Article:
Wubbenhorst:  In March of 2016, the Central Jersey CDC (formerly named the First Baptist CDC) conducted a telephone survey with former Harvest of Hope families to gain an understanding of what their experiences were like in working directly with the state (i.e., without the benefit of Harvest of Hope’s intermediary role).  These results shoed that 100% of the foster families reported at least one contact with Harvest of Hope over a three-month period, compared to only 55% of those families being contacted by the Department of Children and Families after the partnership with Harvest of Hope ended.

In addition, Harvest of Hope retained 85% of the foster families it served over the six years of their partnership with the state, as compared to the estimated annual statewide retention rate of 60%.

Q:  What kind of outcomes and impact did you observe for the youth served through this Open Table partnership?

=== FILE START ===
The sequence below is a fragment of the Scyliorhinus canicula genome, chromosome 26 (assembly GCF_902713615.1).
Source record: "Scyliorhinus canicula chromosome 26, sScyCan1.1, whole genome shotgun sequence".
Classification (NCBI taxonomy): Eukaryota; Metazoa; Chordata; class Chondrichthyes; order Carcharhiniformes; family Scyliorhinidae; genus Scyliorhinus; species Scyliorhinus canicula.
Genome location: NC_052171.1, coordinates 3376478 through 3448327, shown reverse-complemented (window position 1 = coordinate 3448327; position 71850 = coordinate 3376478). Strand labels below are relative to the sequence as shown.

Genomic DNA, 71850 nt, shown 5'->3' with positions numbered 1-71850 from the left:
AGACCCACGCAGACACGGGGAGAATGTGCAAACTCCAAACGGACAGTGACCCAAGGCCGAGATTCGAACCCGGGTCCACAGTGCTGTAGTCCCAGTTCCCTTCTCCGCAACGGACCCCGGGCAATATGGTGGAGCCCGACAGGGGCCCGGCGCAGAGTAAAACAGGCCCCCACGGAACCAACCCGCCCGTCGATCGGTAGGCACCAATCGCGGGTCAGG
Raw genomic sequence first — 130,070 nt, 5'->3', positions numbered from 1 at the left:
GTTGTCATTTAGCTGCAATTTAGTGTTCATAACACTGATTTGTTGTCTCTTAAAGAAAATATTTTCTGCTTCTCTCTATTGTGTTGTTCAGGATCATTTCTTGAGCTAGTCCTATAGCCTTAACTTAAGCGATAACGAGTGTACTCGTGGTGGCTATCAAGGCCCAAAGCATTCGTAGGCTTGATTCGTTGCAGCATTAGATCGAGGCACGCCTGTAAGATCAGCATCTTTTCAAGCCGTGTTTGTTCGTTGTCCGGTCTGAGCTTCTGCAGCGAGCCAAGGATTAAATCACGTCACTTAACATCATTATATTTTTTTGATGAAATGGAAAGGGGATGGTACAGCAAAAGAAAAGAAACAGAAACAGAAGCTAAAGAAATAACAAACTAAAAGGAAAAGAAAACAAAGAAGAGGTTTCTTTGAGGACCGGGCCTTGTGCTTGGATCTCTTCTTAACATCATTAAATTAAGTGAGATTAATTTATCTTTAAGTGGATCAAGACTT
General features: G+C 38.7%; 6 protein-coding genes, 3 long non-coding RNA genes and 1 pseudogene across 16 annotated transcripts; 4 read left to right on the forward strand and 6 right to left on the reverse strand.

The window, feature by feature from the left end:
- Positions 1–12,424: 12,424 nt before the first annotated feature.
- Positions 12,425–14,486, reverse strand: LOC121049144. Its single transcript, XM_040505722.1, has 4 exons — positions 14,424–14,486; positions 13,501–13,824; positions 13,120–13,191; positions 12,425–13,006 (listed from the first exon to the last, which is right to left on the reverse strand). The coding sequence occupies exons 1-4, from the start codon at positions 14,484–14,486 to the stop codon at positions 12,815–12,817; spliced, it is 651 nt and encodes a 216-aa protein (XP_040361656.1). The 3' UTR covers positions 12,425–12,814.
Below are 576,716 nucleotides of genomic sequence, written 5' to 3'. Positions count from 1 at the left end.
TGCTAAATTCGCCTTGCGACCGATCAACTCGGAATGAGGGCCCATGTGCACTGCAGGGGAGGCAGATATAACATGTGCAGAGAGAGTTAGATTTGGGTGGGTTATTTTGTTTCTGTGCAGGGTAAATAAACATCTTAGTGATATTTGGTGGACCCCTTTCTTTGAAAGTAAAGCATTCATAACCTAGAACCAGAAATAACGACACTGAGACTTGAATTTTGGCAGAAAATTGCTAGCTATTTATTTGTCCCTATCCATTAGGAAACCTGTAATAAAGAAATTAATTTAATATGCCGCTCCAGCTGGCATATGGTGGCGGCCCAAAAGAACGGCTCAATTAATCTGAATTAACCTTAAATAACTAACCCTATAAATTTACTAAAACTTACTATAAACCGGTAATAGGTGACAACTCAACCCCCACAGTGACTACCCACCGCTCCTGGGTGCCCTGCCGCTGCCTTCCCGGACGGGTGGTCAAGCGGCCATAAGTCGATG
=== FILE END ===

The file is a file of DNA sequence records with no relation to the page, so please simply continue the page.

Wubbenhorst:  From a Return On Investment (ROI) perspective, Harvest of Hope’s higher retention rates resulted in a level of savings almost equal to the average annual amount contract with the state of about $1 million.  Over the course of the 20 years of service to the state, the total estimated savings from HoH’s improved retention of foster families is approximately $18.75 million.  In total, including the improved outcomes projected for the 284 children permanently placed through adoption, Harvest of Hope produced an estimated benefit of over $69 million which, compared to the $20 million received for services from the state, results in a ROI of $3.45 for every $1.00 invested in Harvest of Hope.